When looking at science, there are computer simulations that provide students with the opportunity to develop and apply skills in more realistic contexts, which also provide real-time feedback to the student.
The use of ICT in this area provides students with tasks to complete that support authentic learning while
assessing scientific inquiry, analysis, interpretation and their reflection.
(Redecker & Johannessen, 2013).
Embedding assessment into ICT tasks:
removes 'point of time' and 'just one instance' assessment that usually provides limited scope for the student to demonstrate their knowledge
provides a much clearer picture of student knowledge
allows students to show skills which otherwise are hard to assess, such as critical thinking
(Redecker & Johannessen, 2013)
This you tube video, which you can watch at your leisure, shows how a teacher assesses student knowledge of what is required to create a good pamphlet, while incorporating ICT’s.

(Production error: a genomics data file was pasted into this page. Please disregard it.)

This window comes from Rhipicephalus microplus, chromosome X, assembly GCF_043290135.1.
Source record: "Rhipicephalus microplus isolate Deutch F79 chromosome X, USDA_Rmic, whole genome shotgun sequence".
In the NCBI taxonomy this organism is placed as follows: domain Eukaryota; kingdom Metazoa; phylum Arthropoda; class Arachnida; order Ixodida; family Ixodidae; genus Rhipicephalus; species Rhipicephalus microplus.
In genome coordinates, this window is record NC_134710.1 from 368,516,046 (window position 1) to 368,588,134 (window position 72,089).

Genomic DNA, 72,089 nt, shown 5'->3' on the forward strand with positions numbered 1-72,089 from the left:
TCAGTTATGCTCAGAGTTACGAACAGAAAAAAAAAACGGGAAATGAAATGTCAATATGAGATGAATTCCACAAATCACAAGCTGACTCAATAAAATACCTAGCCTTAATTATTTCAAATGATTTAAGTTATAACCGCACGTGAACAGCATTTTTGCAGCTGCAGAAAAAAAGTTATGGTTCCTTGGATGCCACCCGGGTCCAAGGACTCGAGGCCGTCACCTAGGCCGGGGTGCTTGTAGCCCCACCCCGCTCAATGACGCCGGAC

Links to ACARA
There are a range of ICT skills that students need to develop throughout their primary school years. These can only be done by incorporating authentic ICT’s learning experiences into lessons.
In English, Maths, and Geography, ICT’s can be used to assess knowledge across all of the content descriptors.
In Science, assessing the science inquiry skills and in History assessing some of the required historical skills can be completed with the use of ICT’s.
Links to ACARA information:
Why should we
embed assessment into
“Multimedia authoring by pupils allows them to externalise their thinking and to express their ideas through this media in ways that are not evident through conventional tests”.
(McCormack, 2004, p130)
Links to ACARA information:
Hewege, C. R. & Perera, L. C. R. (2013). Pedagogical significance of wikis: towards gaining effective learning outcomes. Journal of International Education in Business. DOI:10.1108/18363261311314953#sthash.cDszUTKt.dpuf
Images. All images where selected from images available within Prezi.